In my last years at senior school it would be fair to say that I didn't care too much for education. I left with a couple of A's but also a couple of F's and a few other letters inbetween. I started work on my 16th birthday in a fruit and veg shop that paid £68 a week cash in hand. I thought I was loaded and very much enjoyed attempting to pay for half a lager & lime with a £50 note at the local pub. The landlord did not share my hilarity but liked the money me and my friends brought in so we were tolerated. It didn't take long however for me to realise that spending my days in a green and white tabard serving bananas to bodybuilders and potatoes to pensioners was not going to get me very far. This was further underlined by friends popping in during my shift and bellowing "Have you got any caulies?!" much to the dismay of my manager. There's nothing like shrieking 16 year olds to scare away the high-spending old ladies.
|BCoT and its beautiful, big purple sign!|
So I enrolled at college where I was completely won over. Not only could I choose subjects based on what I thought I'd like to study but you were also allowed to call the teachers by their first names - winner. The most important thing for me though was that it gave me a chance to enjoy learning again. Sitting in a class with a group of people who have chosen to attend is a very different sensation to being in a class 'because you have to'. There was a slight hiccup though, in that having completed my 'A' Levels (and re-sat my Maths GCSE), I asked the careers advisor what I could do next. Her response was 'you can apply for university'. This was not an option as I needed to earn some money but fortunately she enrolled me on a secretarial course where I learned how to turn up on time and touch-type and before the end of the first year I had my first 'proper' job.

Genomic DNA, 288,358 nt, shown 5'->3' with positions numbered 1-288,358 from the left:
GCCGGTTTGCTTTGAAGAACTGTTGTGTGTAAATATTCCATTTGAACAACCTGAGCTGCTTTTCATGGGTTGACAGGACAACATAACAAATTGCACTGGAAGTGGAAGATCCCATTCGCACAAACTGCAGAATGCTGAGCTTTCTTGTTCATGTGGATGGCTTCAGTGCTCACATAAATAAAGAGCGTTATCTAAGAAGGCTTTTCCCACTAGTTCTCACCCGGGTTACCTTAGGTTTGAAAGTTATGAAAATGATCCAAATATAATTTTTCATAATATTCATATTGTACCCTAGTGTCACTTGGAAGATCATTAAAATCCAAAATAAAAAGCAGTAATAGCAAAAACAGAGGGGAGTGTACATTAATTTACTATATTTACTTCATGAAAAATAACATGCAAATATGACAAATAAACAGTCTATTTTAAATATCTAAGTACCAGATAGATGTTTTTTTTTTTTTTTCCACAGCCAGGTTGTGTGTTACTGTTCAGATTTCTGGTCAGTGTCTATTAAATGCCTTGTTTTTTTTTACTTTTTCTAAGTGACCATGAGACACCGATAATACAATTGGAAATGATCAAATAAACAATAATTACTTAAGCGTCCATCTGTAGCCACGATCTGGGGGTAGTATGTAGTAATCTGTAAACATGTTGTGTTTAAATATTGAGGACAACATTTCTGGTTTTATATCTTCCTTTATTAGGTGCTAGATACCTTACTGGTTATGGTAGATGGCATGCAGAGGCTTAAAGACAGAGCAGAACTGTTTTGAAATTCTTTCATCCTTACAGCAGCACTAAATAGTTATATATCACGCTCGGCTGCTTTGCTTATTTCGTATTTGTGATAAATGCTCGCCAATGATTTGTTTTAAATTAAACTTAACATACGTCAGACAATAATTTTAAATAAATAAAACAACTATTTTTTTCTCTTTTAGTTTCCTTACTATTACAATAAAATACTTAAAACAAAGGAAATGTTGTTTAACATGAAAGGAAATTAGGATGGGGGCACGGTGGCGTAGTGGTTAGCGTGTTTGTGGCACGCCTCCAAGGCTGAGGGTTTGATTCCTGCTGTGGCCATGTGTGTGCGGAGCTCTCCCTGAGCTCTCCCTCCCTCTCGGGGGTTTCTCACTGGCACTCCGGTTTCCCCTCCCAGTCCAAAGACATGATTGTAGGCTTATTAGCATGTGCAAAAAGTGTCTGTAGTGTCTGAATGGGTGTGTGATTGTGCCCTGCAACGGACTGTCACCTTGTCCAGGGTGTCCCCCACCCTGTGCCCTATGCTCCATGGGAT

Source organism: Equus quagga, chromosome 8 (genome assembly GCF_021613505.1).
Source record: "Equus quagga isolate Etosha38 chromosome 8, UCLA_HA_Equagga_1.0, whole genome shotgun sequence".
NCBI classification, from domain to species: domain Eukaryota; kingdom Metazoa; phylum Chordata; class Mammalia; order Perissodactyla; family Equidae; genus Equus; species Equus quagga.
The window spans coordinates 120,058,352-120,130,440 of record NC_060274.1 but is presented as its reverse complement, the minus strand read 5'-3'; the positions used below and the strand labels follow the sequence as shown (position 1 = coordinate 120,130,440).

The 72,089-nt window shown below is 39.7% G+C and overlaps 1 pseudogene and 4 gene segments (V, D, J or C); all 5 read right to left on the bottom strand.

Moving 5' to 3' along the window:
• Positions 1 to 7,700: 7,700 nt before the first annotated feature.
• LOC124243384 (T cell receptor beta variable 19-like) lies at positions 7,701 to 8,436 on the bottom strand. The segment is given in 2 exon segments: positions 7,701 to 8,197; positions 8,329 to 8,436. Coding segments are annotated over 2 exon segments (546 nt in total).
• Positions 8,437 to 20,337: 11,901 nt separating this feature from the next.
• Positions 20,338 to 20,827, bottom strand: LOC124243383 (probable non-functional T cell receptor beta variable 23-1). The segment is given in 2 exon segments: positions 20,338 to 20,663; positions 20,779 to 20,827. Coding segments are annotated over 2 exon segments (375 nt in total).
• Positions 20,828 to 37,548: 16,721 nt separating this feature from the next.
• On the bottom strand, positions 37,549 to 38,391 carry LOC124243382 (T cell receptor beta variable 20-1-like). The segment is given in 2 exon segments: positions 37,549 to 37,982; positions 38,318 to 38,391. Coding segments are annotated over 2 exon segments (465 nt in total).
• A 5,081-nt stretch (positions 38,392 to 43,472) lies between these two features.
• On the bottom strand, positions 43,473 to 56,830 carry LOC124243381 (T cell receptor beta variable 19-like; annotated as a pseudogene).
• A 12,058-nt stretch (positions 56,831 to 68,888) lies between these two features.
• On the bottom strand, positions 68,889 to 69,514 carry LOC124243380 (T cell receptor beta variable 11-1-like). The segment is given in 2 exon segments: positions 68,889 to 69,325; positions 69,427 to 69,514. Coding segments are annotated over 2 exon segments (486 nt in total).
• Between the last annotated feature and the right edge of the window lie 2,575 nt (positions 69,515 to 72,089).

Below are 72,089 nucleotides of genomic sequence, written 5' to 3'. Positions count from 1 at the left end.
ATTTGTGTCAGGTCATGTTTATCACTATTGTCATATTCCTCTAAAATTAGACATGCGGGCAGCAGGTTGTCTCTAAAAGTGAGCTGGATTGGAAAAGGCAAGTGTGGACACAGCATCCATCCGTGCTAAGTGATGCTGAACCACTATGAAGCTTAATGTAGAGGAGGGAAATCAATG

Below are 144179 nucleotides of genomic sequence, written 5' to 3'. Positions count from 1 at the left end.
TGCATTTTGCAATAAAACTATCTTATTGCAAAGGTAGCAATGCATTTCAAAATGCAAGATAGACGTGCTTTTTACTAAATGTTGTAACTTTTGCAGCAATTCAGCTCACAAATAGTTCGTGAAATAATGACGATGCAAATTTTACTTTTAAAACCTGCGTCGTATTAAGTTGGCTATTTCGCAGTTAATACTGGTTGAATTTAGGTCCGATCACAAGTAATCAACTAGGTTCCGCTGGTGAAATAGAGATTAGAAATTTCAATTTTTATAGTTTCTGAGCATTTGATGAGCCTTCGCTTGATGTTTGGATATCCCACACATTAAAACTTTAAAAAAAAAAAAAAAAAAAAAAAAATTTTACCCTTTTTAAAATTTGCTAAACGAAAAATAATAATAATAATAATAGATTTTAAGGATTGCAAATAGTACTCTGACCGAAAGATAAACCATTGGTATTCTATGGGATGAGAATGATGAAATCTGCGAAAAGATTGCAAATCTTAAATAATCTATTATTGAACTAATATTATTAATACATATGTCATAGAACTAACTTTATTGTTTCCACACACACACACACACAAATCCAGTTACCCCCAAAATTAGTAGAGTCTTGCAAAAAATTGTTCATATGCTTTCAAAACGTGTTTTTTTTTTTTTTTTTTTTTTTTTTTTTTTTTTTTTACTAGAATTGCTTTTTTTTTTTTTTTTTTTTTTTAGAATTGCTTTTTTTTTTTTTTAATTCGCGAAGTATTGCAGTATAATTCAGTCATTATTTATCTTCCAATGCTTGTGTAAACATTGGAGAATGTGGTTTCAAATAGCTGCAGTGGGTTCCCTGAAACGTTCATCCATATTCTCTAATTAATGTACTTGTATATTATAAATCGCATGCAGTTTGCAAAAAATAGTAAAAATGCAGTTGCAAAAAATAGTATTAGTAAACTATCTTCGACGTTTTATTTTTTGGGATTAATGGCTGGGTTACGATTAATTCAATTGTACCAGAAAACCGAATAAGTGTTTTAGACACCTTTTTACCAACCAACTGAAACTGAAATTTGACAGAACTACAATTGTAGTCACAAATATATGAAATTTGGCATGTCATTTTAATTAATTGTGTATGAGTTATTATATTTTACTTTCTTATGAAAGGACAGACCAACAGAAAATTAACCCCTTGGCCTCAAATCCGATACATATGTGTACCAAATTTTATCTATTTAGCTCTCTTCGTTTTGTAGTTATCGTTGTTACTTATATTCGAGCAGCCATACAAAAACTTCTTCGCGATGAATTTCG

Because of the teachers at Basingstoke College of Technology, I rediscovered the pleasure of learning, and gained practical skills that set me on a path to opportunities and experiences I couldn't have imagined as a sullen 16 year old. I thank them for setting me right.
Our children are at the very beginning of their journey. I know that there will be ups and downs in their time at school, and whether they choose to become academics or apprentices, roofers or rockstars, I will work my hardest to keep and encourage the love of learning that they have today for the rest of their lives.